POETRY: Two Chairs On A Hillside by Elizabeth Spires

Two Chairs On A Hillside by Elizabeth Spires

“Look up. And tell me what you see.”

“I see two chairs on a hillside.
What are they doing there?”

“Through good days and bad, two sat there
having a conversation. Flowers grew up around them,
vines twined around their chairs. They didn’t seem to care,
but moved the chairs higher or lower to adjust the view
of rushing streams and valleys, a town that they both knew.
Autumn approached, the hillside changing color,
and still they stayed, feeling the change within themselves.
Their talk was a thread unspooling, leading them where it would.
Sometimes one lost the thread, her mind for a moment
blank, and then she’d find herself, again pick up the thread.
With the first chill wind, their bare hands touched,
as if to reassure. They braced themselves, pulling their coats
closer, as snow fell through the air, whitening all they said.”

“And so they stayed all winter?”

“They did. Shivering and skeletal, they preferred frost
to interruption. They wintered out the worst with words
until their rags thawed out. Spring came again.
Green shoots, some from the heart, sprang up.
They felt themselves anew. Each had a story to tell.
The first recalled an island where summer lasted year
to year. South, she flew south, pulled by a dream
of herself unlike the northern dream she knew.
Like the first face one sees on waking, she loved that place.
One year she lost its whereabouts, the next, that face,
and suddenly she found herself alone and ancient
on a hillside looking down. The view inspired a poem.
The second came up and found her there, white pages
blowing down the hillside. Each was surprised
to find a compatriot. That’s how it all began.”

“And the second?”

“The second is harder to speak of.
She moved in extremes of ice and fire,
swinging from hate to love. Her passion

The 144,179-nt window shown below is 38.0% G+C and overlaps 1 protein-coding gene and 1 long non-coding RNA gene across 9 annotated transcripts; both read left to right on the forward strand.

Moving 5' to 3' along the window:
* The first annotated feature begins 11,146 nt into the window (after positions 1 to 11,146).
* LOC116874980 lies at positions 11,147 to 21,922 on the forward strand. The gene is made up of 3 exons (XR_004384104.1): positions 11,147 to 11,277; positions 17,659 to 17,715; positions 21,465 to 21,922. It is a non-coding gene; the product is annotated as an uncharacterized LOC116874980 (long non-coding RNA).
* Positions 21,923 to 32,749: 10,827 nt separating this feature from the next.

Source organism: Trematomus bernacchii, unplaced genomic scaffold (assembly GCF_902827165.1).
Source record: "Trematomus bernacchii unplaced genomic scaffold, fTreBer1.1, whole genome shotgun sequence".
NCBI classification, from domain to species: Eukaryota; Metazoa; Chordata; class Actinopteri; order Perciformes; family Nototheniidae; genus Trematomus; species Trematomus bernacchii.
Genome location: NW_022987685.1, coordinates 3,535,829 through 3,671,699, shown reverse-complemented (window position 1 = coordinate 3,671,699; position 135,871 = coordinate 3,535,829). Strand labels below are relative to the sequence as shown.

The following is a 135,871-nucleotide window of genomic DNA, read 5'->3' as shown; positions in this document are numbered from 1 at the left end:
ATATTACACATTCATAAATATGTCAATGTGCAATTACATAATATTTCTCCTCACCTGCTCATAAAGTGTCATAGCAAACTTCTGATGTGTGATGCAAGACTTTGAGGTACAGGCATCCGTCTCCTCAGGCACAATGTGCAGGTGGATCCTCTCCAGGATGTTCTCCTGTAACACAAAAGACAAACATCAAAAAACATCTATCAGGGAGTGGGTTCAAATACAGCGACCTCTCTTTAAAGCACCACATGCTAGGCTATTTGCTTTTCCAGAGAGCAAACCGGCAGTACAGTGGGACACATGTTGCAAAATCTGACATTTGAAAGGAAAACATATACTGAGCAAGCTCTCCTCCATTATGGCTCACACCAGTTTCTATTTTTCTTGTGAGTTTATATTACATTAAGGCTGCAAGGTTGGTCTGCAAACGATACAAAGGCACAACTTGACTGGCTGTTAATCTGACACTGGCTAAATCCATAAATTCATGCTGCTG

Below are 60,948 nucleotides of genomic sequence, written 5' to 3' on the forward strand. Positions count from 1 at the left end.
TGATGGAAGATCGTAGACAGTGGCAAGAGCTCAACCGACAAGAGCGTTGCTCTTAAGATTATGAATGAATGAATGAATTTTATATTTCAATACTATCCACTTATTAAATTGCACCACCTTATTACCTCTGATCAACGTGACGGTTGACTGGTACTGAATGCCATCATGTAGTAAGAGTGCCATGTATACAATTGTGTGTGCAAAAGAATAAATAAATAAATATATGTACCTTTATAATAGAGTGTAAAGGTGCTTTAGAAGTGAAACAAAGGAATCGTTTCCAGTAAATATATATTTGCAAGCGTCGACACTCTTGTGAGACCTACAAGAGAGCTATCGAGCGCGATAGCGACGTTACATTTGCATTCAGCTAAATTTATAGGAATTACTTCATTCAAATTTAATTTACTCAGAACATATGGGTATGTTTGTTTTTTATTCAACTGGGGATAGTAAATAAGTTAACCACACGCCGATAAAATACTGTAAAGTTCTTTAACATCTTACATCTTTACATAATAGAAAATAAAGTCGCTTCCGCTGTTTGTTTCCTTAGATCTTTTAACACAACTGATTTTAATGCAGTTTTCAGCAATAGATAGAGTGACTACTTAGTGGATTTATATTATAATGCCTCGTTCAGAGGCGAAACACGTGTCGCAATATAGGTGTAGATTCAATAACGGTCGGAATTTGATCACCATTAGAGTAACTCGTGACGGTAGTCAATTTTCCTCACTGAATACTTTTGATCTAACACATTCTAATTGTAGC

took her up the hillside, away from the town.
Once there, she would have liked to stay,
climbing higher than mid-range. I can’t say
more than that. That’s all that I can say.”

“Don’t then. You’ve said enough.”

“Have I? I’ve only told part of it.
You’ve heard how poets stand in fields and pray
for lightning on the bluest day? They never had.
They weren’t that crazy. And yet, one day it struck
between them, the ground parting for an instant,
then closing up, taking the first somewhere dark.
The second wasn’t surprised, and yet she was.
She sat there grieving, stunned. As some will talk
to a grave, she talked to the chair’s vacancy,
believing she was heard—”

“Perhaps she was.”

“—Then she came down to where we’re standing.
She stood where I stand now. Stars wheeled
around her, the night sky streamed and blurred,
the scene seen as if through tears. Then all was quiet,
the sky as fixed and deep and measureless as before.
Each night I stand here looking up. The chairs are proof
of what I’ve told you. Can you see them up there?
Two empty chairs no element can change, as fixed
in their relation as any starry constellation—”

“As we are?”

“No, as we will be someday. We aren’t complete
in what we are yet. We’re in the middle of a story
we’ll tell twice over, each in our own slant way.
We’ve written half the pages, but half remain.
To be done, if at all, out of love—”

“How do you know all this?
Who told you?”

“I was one of the two.”

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